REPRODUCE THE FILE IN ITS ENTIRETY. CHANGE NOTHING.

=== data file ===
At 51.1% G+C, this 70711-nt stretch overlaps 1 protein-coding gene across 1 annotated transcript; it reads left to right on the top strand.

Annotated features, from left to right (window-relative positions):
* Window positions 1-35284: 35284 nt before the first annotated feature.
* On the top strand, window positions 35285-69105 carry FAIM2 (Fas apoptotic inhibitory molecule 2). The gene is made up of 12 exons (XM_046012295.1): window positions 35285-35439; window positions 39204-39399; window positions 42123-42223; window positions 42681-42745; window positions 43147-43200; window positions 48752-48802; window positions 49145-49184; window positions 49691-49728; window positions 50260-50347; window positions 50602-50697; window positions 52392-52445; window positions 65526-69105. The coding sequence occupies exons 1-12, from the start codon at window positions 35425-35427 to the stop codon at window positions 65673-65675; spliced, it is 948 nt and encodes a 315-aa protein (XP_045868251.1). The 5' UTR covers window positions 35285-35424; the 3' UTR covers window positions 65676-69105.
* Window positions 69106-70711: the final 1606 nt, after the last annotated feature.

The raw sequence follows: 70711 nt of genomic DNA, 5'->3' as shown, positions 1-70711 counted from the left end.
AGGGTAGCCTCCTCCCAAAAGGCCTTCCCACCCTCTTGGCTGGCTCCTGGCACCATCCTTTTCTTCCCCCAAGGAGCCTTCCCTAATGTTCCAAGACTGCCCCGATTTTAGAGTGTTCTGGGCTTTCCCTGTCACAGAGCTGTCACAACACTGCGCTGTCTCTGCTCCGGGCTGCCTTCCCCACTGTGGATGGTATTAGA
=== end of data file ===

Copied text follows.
At 51.1% G+C, this 70711-nt stretch overlaps 1 protein-coding gene across 1 annotated transcript; it reads left to right on the top strand.

Annotated features, from left to right (window-relative positions):
* Window positions 1-35284: 35284 nt before the first annotated feature.
* On the top strand, window positions 35285-69105 carry FAIM2 (Fas apoptotic inhibitory molecule 2). The gene is made up of 12 exons (XM_046012295.1): window positions 35285-35439; window positions 39204-39399; window positions 42123-42223; window positions 42681-42745; window positions 43147-43200; window positions 48752-48802; window positions 49145-49184; window positions 49691-49728; window positions 50260-50347; window positions 50602-50697; window positions 52392-52445; window positions 65526-69105. The coding sequence occupies exons 1-12, from the start codon at window positions 35425-35427 to the stop codon at window positions 65673-65675; spliced, it is 948 nt and encodes a 315-aa protein (XP_045868251.1). The 5' UTR covers window positions 35285-35424; the 3' UTR covers window positions 65676-69105.
* Window positions 69106-70711: the final 1606 nt, after the last annotated feature.

The raw sequence follows: 70711 nt of genomic DNA, 5'->3' as shown, positions 1-70711 counted from the left end.
AGGGTAGCCTCCTCCCAAAAGGCCTTCCCACCCTCTTGGCTGGCTCCTGGCACCATCCTTTTCTTCCCCCAAGGAGCCTTCCCTAATGTTCCAAGACTGCCCCGATTTTAGAGTGTTCTGGGCTTTCCCTGTCACAGAGCTGTCACAACACTGCGCTGTCTCTGCTCCGGGCTGCCTTCCCCACTGTGGATGGTATTAGA